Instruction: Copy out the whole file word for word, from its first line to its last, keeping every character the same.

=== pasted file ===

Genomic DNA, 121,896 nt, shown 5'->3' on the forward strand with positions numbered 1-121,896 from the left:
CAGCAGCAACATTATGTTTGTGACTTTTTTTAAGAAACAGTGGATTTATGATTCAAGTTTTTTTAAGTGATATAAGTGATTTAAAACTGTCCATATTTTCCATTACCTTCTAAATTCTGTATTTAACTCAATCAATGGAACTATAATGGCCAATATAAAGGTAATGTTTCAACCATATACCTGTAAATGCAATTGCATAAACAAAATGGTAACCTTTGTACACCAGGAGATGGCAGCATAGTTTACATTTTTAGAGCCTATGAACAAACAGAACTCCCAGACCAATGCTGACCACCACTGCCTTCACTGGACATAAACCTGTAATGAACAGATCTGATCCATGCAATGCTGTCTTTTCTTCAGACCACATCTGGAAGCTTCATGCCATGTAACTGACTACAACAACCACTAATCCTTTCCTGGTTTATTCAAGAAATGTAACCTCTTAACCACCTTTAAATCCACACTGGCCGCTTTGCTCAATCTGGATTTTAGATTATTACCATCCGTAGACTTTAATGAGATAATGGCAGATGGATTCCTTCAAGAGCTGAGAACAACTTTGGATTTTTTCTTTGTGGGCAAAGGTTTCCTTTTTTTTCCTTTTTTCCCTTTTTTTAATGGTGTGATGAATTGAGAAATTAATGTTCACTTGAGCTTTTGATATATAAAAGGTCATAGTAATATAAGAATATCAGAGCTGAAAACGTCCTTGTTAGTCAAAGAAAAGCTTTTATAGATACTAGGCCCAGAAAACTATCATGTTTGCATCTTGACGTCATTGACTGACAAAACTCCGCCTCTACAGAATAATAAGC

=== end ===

Genomic DNA, 121,896 nt, shown 5'->3' on the forward strand with positions numbered 1-121,896 from the left:
CAGCAGCAACATTATGTTTGTGACTTTTTTTAAGAAACAGTGGATTTATGATTCAAGTTTTTTTAAGTGATATAAGTGATTTAAAACTGTCCATATTTTCCATTACCTTCTAAATTCTGTATTTAACTCAATCAATGGAACTATAATGGCCAATATAAAGGTAATGTTTCAACCATATACCTGTAAATGCAATTGCATAAACAAAATGGTAACCTTTGTACACCAGGAGATGGCAGCATAGTTTACATTTTTAGAGCCTATGAACAAACAGAACTCCCAGACCAATGCTGACCACCACTGCCTTCACTGGACATAAACCTGTAATGAACAGATCTGATCCATGCAATGCTGTCTTTTCTTCAGACCACATCTGGAAGCTTCATGCCATGTAACTGACTACAACAACCACTAATCCTTTCCTGGTTTATTCAAGAAATGTAACCTCTTAACCACCTTTAAATCCACACTGGCCGCTTTGCTCAATCTGGATTTTAGATTATTACCATCCGTAGACTTTAATGAGATAATGGCAGATGGATTCCTTCAAGAGCTGAGAACAACTTTGGATTTTTTCTTTGTGGGCAAAGGTTTCCTTTTTTTTCCTTTTTTCCCTTTTTTTAATGGTGTGATGAATTGAGAAATTAATGTTCACTTGAGCTTTTGATATATAAAAGGTCATAGTAATATAAGAATATCAGAGCTGAAAACGTCCTTGTTAGTCAAAGAAAAGCTTTTATAGATACTAGGCCCAGAAAACTATCATGTTTGCATCTTGACGTCATTGACTGACAAAACTCCGCCTCTACAGAATAATAAGC